Who needs a fax machine anymore? Anyone with a modem probably has the fax software that came bundled with it. But those who have divorced themselves from fax machines in favor of PC-based faxing know there are downsides:

  • While it’s easy to send a fax at will, receiving means leaving the computer and fax software running, possibly tying up a phone line.
  • Incoming faxes, saved as bitmaps, take up a lot of space on the hard drive.
  • While you may be successful in weaning some of your correspondents off faxing and onto e-mail, some will persist.
  • There’s fax spam—we won’t even go there.

But it’s technology to the rescue again.

Web-based services are available to free your computer and your phone line, letting you receive faxes as e-mail attachments. An e-mailbox is always “open for business,” meaning you never miss a fax and that you can download at your leisure. A perfect solution for SOHO and busy professionals on the go.

Faxes in the inbox
eFax gives you your very own telephone number—just for receiving faxes. Faxes sent to that number are converted into proprietary graphics files, which are then sent as attachments to your e-mail address. After you download your mail, you read your faxes with the eFax Microviewer utility.

Best of all, the number, the service, and the utility are free. eFax, like many free Web-based services, is advertiser-sponsored, but an inexpensive “Plus” service is also available.

Your assigned telephone number will probably be a long-distance one, so senders likely will incur a charge. According to the FAQ on the Web site, eFax randomly assigns a number. But those who upgrade to the Plus service can choose a toll-free or local telephone number, now available in 16 states. Check the Availability page to see if there’s a local number near you.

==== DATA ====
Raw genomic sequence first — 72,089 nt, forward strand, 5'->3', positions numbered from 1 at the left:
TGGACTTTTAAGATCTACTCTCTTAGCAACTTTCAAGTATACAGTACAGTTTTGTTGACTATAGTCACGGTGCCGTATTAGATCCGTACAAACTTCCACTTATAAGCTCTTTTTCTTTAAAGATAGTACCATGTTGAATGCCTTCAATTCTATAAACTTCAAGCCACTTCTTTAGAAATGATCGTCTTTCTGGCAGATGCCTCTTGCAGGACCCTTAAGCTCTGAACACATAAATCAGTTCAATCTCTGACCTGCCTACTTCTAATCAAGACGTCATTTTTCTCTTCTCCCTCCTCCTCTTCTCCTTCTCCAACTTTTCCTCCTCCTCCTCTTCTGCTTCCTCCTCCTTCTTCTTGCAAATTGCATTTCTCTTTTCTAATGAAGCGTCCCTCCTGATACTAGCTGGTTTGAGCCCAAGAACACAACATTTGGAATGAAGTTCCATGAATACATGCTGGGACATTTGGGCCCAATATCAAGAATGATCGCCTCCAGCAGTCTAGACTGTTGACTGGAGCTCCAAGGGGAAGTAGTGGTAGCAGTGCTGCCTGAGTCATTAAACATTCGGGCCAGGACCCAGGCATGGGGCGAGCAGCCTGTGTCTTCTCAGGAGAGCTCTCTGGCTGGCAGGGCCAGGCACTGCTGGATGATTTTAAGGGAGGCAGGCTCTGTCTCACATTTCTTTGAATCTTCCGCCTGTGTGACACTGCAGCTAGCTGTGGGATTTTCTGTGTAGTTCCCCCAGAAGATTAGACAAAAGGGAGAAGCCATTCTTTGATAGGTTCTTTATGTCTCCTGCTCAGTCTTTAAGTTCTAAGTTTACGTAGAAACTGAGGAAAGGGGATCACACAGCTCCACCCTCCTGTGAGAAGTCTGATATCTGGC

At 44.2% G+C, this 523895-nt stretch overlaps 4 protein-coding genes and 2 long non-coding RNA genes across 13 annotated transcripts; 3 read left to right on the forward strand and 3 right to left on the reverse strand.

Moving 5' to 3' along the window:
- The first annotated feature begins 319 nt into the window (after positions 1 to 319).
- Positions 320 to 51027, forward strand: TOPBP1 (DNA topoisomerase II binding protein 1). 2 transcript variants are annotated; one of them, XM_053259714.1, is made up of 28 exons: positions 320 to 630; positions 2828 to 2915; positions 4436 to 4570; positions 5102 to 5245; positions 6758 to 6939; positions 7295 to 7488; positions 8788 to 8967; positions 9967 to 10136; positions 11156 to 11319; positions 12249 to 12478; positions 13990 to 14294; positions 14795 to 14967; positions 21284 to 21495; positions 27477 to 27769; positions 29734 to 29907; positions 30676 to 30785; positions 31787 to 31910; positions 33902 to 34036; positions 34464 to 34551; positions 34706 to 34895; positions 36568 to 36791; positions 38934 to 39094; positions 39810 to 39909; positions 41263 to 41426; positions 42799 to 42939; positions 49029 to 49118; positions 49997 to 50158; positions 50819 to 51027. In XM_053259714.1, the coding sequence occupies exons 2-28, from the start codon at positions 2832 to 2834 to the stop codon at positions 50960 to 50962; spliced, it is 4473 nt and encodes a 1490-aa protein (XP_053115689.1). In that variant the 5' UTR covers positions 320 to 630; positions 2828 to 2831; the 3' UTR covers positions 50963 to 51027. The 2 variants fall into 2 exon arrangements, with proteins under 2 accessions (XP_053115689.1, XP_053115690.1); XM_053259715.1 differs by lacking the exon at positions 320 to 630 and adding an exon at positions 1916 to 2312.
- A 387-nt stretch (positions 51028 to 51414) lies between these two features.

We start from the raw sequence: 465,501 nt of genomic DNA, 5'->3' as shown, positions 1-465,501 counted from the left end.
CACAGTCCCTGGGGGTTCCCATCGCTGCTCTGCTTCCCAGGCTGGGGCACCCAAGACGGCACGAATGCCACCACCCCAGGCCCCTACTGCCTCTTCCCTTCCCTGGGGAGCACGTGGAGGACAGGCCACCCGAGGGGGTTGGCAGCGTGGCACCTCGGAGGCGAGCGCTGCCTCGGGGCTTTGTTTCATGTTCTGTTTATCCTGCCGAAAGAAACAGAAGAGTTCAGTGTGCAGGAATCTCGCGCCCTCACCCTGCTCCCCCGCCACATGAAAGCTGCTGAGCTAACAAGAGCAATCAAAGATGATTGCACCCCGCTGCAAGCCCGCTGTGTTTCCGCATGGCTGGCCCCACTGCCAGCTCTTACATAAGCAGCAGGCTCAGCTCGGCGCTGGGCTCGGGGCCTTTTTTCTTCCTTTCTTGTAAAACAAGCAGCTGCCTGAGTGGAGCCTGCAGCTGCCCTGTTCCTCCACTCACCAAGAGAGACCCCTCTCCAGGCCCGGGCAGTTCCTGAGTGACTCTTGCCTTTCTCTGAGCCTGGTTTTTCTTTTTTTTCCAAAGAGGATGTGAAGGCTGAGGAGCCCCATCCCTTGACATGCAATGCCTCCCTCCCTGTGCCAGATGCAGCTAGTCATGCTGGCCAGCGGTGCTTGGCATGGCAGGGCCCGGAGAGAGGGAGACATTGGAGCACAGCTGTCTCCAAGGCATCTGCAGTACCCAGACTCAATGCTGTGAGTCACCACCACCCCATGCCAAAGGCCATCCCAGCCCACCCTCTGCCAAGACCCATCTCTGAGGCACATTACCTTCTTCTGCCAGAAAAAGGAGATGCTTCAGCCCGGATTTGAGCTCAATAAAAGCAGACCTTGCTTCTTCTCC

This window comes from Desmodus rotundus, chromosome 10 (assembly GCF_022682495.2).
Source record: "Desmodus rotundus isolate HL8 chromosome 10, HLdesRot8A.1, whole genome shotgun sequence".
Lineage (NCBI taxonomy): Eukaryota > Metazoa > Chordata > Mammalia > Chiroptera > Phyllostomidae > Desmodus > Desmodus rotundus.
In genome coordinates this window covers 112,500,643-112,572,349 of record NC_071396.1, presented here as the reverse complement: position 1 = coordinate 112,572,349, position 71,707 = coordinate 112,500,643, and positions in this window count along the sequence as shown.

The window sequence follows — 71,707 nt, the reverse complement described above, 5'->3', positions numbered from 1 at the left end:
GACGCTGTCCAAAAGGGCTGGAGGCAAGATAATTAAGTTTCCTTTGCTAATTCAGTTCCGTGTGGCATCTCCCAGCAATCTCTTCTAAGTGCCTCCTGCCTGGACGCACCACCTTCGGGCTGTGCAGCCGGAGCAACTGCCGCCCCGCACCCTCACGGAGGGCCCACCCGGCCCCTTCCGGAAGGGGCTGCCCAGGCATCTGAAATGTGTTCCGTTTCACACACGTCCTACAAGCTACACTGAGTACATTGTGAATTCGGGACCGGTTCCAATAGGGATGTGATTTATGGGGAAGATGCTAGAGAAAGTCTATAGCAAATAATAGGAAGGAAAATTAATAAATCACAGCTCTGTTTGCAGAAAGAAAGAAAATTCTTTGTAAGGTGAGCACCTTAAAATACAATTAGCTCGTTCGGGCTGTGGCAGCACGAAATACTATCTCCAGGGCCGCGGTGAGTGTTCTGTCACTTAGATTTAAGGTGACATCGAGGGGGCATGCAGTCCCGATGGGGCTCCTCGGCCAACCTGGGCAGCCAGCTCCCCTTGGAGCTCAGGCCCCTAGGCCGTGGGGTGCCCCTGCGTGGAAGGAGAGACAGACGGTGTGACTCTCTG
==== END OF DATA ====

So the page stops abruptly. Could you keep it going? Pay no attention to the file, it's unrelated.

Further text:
Other features of the Plus service, which costs $2.95 a month plus a usage fee of 5 cents per 30 seconds of connection, allow you to use eFax to send faxes and convert faxes into text using Optical Character Recognition (OCR).

A new eFax service allows free voice mail to also come to the same number. eFax works with Windows, Macintosh, UNIX, Linux, and WebTV systems.

Faxing around the globe
JFAX.COM Personal Telecom , a competitor to eFax, offers a similar service with enticing extras. Not only can you receive faxes and voice mail by e-mail, you can listen to your voice mail and e-mail messages over the phone. And, oh, yeah, you can send faxes too. All for only $12.95 per month plus usage fees.

The free version of JFAX offers a free personal phone number for receiving faxes and voice mail. Fax sending is a Plus service ($2.95 a month for the Free Plus service, plus usage fees). Users of the Personal Telecom service can do all that plus manage their faxes, e-mail, and voice mail over the phone by dialing a toll-free number.

JFAX Personal Telecom users can fax wirelessly using a Palm VII. And they can choose their local numbers from 85 areas in North America, Europe, and Asia.

JFAX also offers corporate messaging solutions for groups of users.
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Onebox is all it takes
Onebox.com does it all for free: free voice mail, e-mail, and faxes and a free local phone number. Actually, everybody in your area using Onebox.com has the same number. What you get individually is your own four-digit extension.

Wondering if you’ve got any messages? You can check the Web site, or pick up the phone and call to see if faxes or e-mail messages are waiting. Or, if you’re an ICQ user, you can get instant alerts when messages arrive.

More fax

  • Don’t like the fax send/receive software that came with your computer, or maybe you didn’t get any at all? Check out the offerings from ElectraSoft . Among the programs available for download are FaxMail Network for Windows and 32bit Fax.
  • AT&T’s Web to Fax servicelets users broadcast faxes to multiple recipients without stepping away from the PC.
  • ZipFax touts advertiser-sponsored e-mail-to-fax service.

And that’s what I’ve seen worth citing this week.

Lauren Willoughby is a Web editor at The Courier-Journal newspaper in Louisville, KY, where she also writes the weekly “Technophobe” column. At night she turns into an online auction junkie. When she’s not spotting deals on refurbished 486s, she’s reading a science fiction novel.